2013 Miami Dolphins Draft: Solution at Safety?

Joel Auerbach

Today it’s time to take a quick look at David Amerson, the cornerback out of North Carolina. While he does not possess the skill-set of a true lockdown cornerback that Miami sorely needs, he does have the skill-set to make a successful transition to the safety position in 2013. The question is….will that be with Miami?

One player getting lost in draft conversation is David Amerson. This is a guy who has seen his draft stock plummet after an indifferent year. Making thirteen interceptions in 2011, he was scheduled to be a top ten pick in the 2013 draft. However, things didn’t quite go to plan for Amerson in 2012. The cornerback got exposed multiple times by wide receivers; especially on those deep throws. For this reason, I think it’s fair to suggest that Amerson is not your typical shutdown corner in the Darrelle Revis mould. He’s not a physical man-to-man or press coverage guy. But that doesn’t mean Amerson will not have an NFL future ahead of him. His weaknesses and strengths could make him an ideal fit at the safety position. Lets take a look at some of his traits:

1. Tackling

There is one flaw to my plan, and I may as well get it out of the way first. In short, Amerson needs work on his tackling. While he actually showed steady improvement in this area from his sophomore to junior year, he is not yet NFL standard. He does a good job of wrapping his arms around the receiver, but does not hit the receiver with the force required to make the successful tackle. He leans into the player instead of jolting the receiver with the ‘pop’ you’d expect from a guy of his size. Having said this, I think this flaw can be coached out of him. We have an excellent defensive coordinator who has a history of getting the best out of his players dating back to his time with the Cincinnati Bengals. Once he works on his tackling technique, I can definitely see him as a starting free safety in the NFL.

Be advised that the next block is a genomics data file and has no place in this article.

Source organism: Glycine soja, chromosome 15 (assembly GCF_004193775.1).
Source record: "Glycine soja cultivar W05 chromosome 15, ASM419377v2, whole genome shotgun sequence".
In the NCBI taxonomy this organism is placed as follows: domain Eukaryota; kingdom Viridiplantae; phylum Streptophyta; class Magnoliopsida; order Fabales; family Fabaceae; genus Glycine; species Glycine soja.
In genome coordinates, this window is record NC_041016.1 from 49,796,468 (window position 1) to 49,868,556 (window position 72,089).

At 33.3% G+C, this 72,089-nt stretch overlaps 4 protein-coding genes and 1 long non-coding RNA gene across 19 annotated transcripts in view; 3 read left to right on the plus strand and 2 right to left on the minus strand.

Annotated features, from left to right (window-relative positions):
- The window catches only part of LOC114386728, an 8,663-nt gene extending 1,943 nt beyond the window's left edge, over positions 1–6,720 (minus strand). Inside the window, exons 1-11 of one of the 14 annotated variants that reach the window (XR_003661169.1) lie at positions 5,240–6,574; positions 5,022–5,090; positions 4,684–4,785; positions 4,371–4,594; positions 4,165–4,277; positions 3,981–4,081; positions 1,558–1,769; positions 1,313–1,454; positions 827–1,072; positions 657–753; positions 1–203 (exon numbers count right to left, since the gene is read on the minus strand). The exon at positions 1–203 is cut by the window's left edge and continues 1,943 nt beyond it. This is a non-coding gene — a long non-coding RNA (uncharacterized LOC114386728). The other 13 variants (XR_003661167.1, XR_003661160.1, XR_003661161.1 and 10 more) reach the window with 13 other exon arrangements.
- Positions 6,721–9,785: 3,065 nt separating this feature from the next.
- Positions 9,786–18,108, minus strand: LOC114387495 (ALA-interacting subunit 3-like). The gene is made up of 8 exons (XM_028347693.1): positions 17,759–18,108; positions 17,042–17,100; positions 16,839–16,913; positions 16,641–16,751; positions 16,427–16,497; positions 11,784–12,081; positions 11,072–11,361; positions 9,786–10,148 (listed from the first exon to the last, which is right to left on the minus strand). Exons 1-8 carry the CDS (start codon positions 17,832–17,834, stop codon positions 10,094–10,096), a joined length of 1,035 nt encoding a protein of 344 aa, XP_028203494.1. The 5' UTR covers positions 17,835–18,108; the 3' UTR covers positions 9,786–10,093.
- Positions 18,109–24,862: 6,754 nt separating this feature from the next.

2. Recovery Speed

For a cornerback, one of the first things a scout looks for is recovery speed. If a receiver gains a step on the cornerback, it’s essential the cornerback has the speed to make up the ground lost to the receiver. At the combine over the next few days, the fort-yard dash time is going to be incredibly important for these prospects. This presents a problem for Amerson because he will not run a 4.40 or 4.50 time; it’s more likely he will run a mid to late 4.50 time. In short, Amerson is quick, but not fast. This is one of the main reasons why he got beat deep numerous times this season, something that was especially apparent in the Clemson and Tennessee games. This downside to his game is one of the reasons why I don’t see him as a cornerback in the NFL. He will not be a shutdown cornerback at the next level.

3. Off-coverage